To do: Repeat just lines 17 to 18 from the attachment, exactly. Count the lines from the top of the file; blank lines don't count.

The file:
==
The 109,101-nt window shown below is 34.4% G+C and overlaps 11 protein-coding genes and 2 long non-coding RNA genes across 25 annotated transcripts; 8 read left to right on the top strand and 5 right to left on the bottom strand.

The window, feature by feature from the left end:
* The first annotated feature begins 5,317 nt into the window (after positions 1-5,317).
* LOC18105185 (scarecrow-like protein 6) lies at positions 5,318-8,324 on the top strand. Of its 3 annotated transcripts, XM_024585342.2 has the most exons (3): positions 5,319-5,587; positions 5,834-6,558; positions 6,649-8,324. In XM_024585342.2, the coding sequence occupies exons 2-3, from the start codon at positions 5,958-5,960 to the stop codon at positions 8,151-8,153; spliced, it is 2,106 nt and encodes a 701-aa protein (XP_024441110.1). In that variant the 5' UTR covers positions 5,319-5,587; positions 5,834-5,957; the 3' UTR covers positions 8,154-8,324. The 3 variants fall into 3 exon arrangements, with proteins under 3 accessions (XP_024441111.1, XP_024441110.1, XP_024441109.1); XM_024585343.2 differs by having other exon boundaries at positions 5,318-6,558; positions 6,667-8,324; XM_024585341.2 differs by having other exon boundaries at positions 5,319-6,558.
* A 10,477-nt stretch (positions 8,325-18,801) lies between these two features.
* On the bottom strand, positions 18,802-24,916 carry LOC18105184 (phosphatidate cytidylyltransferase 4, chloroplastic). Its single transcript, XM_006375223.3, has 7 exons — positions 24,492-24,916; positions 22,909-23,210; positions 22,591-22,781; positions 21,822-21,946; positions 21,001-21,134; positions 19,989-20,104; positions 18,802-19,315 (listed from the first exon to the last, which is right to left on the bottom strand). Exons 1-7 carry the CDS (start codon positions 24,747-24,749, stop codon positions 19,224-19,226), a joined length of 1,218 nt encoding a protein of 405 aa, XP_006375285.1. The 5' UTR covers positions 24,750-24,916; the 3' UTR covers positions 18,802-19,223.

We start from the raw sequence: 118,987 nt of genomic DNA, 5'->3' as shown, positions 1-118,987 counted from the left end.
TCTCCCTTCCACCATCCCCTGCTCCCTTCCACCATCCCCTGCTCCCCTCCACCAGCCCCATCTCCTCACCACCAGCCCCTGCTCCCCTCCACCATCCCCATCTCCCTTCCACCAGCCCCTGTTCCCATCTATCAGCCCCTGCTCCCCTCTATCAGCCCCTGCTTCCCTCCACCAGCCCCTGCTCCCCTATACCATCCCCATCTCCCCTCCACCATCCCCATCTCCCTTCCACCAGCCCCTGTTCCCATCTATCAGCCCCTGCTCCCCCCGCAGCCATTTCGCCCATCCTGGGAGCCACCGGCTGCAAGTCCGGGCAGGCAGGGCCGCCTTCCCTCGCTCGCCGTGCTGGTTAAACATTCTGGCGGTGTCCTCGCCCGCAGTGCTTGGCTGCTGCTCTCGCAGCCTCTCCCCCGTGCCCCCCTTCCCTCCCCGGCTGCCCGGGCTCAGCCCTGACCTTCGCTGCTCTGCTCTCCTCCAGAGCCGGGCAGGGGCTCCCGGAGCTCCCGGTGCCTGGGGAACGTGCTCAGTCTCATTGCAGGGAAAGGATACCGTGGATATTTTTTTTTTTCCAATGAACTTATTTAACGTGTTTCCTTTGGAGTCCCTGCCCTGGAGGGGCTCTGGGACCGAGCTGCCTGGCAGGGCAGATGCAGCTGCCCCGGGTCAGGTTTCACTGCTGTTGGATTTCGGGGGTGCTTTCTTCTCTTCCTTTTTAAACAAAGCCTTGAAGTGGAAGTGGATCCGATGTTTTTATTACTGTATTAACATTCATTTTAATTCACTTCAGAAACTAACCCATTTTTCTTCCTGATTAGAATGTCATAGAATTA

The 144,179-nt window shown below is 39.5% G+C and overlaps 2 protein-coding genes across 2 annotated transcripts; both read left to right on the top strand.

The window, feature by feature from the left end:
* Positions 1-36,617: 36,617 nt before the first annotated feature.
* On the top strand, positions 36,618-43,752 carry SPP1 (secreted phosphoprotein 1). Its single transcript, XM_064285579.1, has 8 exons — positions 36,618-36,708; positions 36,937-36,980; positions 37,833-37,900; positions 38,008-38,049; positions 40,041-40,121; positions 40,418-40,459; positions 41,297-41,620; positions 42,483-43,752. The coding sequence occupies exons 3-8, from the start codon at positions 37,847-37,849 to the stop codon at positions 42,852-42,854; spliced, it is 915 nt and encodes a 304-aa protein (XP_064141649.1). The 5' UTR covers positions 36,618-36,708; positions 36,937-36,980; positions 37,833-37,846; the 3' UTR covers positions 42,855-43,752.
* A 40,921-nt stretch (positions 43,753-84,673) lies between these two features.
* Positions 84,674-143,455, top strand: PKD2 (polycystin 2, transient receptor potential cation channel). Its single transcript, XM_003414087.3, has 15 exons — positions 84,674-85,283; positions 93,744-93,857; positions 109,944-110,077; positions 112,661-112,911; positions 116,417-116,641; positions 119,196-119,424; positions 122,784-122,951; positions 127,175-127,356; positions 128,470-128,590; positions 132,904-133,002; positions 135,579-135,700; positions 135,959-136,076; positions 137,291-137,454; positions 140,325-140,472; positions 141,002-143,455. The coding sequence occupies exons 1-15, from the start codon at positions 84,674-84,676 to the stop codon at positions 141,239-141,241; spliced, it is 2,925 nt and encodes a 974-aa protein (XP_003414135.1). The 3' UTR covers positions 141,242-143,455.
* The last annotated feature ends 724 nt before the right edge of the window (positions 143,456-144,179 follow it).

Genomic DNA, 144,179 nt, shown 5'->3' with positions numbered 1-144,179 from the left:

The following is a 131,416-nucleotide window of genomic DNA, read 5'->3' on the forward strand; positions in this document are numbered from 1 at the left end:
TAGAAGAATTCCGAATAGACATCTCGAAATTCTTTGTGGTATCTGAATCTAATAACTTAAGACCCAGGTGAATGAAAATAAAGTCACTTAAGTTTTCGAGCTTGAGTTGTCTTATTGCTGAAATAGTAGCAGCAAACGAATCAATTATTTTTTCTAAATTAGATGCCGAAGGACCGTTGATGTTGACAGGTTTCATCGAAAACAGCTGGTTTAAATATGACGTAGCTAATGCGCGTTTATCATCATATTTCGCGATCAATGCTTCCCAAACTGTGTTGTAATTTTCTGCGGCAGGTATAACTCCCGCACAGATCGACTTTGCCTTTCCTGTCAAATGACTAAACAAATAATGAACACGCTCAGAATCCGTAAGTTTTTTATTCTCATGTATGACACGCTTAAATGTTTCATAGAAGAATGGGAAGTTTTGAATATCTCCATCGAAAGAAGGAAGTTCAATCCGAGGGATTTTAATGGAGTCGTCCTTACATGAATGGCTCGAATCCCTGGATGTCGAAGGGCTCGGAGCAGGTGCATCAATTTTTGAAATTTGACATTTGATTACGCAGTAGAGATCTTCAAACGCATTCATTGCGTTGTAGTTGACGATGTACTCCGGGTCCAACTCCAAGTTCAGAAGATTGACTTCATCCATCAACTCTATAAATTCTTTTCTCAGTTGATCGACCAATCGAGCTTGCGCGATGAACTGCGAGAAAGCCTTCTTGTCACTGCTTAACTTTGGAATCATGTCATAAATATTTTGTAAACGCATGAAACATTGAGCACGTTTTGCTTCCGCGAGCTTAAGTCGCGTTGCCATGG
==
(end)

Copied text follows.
The following is a 131,416-nucleotide window of genomic DNA, read 5'->3' on the forward strand; positions in this document are numbered from 1 at the left end:
TAGAAGAATTCCGAATAGACATCTCGAAATTCTTTGTGGTATCTGAATCTAATAACTTAAGACCCAGGTGAATGAAAATAAAGTCACTTAAGTTTTCGAGCTTGAGTTGTCTTATTGCTGAAATAGTAGCAGCAAACGAATCAATTATTTTTTCTAAATTAGATGCCGAAGGACCGTTGATGTTGACAGGTTTCATCGAAAACAGCTGGTTTAAATATGACGTAGCTAATGCGCGTTTATCATCATATTTCGCGATCAATGCTTCCCAAACTGTGTTGTAATTTTCTGCGGCAGGTATAACTCCCGCACAGATCGACTTTGCCTTTCCTGTCAAATGACTAAACAAATAATGAACACGCTCAGAATCCGTAAGTTTTTTATTCTCATGTATGACACGCTTAAATGTTTCATAGAAGAATGGGAAGTTTTGAATATCTCCATCGAAAGAAGGAAGTTCAATCCGAGGGATTTTAATGGAGTCGTCCTTACATGAATGGCTCGAATCCCTGGATGTCGAAGGGCTCGGAGCAGGTGCATCAATTTTTGAAATTTGACATTTGATTACGCAGTAGAGATCTTCAAACGCATTCATTGCGTTGTAGTTGACGATGTACTCCGGGTCCAACTCCAAGTTCAGAAGATTGACTTCATCCATCAACTCTATAAATTCTTTTCTCAGTTGATCGACCAATCGAGCTTGCGCGATGAACTGCGAGAAAGCCTTCTTGTCACTGCTTAACTTTGGAATCATGTCATAAATATTTTGTAAACGCATGAAACATTGAGCACGTTTTGCTTCCGCGAGCTTAAGTCGCGTTGCCATGG